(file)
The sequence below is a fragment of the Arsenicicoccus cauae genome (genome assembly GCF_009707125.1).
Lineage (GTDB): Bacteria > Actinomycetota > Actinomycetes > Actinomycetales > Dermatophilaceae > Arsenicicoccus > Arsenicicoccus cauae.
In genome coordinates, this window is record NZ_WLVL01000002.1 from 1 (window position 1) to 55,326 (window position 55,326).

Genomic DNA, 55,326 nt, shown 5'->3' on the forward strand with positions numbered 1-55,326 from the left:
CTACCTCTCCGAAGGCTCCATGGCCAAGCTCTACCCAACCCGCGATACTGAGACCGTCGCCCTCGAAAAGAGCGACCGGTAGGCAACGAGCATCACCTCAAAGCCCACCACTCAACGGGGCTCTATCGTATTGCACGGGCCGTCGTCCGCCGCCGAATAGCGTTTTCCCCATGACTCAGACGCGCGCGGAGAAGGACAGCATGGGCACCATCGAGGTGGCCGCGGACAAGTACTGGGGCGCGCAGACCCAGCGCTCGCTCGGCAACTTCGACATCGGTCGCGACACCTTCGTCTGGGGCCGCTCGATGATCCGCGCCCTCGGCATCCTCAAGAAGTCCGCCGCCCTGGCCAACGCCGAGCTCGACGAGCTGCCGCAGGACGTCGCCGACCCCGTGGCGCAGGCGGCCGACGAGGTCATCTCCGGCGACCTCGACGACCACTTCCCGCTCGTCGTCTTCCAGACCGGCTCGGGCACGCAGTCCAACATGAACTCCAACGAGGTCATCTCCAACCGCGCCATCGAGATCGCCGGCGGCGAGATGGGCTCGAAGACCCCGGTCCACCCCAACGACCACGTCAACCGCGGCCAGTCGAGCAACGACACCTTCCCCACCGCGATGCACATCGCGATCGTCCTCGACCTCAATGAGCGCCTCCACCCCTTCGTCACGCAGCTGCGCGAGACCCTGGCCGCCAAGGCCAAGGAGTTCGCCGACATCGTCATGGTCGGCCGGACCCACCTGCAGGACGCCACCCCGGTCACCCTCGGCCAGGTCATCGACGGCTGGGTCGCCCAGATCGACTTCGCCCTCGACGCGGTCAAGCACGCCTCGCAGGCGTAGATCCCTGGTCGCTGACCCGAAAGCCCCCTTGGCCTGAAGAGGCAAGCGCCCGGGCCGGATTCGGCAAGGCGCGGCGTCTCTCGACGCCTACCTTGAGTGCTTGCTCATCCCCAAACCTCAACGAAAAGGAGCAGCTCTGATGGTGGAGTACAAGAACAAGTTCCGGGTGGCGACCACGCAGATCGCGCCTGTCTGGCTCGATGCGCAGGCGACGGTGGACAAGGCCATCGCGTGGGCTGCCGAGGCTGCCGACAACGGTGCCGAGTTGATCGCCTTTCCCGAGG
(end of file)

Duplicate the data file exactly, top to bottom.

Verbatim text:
The sequence below is a fragment of the Arsenicicoccus cauae genome (genome assembly GCF_009707125.1).
Lineage (GTDB): Bacteria > Actinomycetota > Actinomycetes > Actinomycetales > Dermatophilaceae > Arsenicicoccus > Arsenicicoccus cauae.
In genome coordinates, this window is record NZ_WLVL01000002.1 from 1 (window position 1) to 55,326 (window position 55,326).

Genomic DNA, 55,326 nt, shown 5'->3' on the forward strand with positions numbered 1-55,326 from the left:
CTACCTCTCCGAAGGCTCCATGGCCAAGCTCTACCCAACCCGCGATACTGAGACCGTCGCCCTCGAAAAGAGCGACCGGTAGGCAACGAGCATCACCTCAAAGCCCACCACTCAACGGGGCTCTATCGTATTGCACGGGCCGTCGTCCGCCGCCGAATAGCGTTTTCCCCATGACTCAGACGCGCGCGGAGAAGGACAGCATGGGCACCATCGAGGTGGCCGCGGACAAGTACTGGGGCGCGCAGACCCAGCGCTCGCTCGGCAACTTCGACATCGGTCGCGACACCTTCGTCTGGGGCCGCTCGATGATCCGCGCCCTCGGCATCCTCAAGAAGTCCGCCGCCCTGGCCAACGCCGAGCTCGACGAGCTGCCGCAGGACGTCGCCGACCCCGTGGCGCAGGCGGCCGACGAGGTCATCTCCGGCGACCTCGACGACCACTTCCCGCTCGTCGTCTTCCAGACCGGCTCGGGCACGCAGTCCAACATGAACTCCAACGAGGTCATCTCCAACCGCGCCATCGAGATCGCCGGCGGCGAGATGGGCTCGAAGACCCCGGTCCACCCCAACGACCACGTCAACCGCGGCCAGTCGAGCAACGACACCTTCCCCACCGCGATGCACATCGCGATCGTCCTCGACCTCAATGAGCGCCTCCACCCCTTCGTCACGCAGCTGCGCGAGACCCTGGCCGCCAAGGCCAAGGAGTTCGCCGACATCGTCATGGTCGGCCGGACCCACCTGCAGGACGCCACCCCGGTCACCCTCGGCCAGGTCATCGACGGCTGGGTCGCCCAGATCGACTTCGCCCTCGACGCGGTCAAGCACGCCTCGCAGGCGTAGATCCCTGGTCGCTGACCCGAAAGCCCCCTTGGCCTGAAGAGGCAAGCGCCCGGGCCGGATTCGGCAAGGCGCGGCGTCTCTCGACGCCTACCTTGAGTGCTTGCTCATCCCCAAACCTCAACGAAAAGGAGCAGCTCTGATGGTGGAGTACAAGAACAAGTTCCGGGTGGCGACCACGCAGATCGCGCCTGTCTGGCTCGATGCGCAGGCGACGGTGGACAAGGCCATCGCGTGGGCTGCCGAGGCTGCCGACAACGGTGCCGAGTTGATCGCCTTTCCCGAGG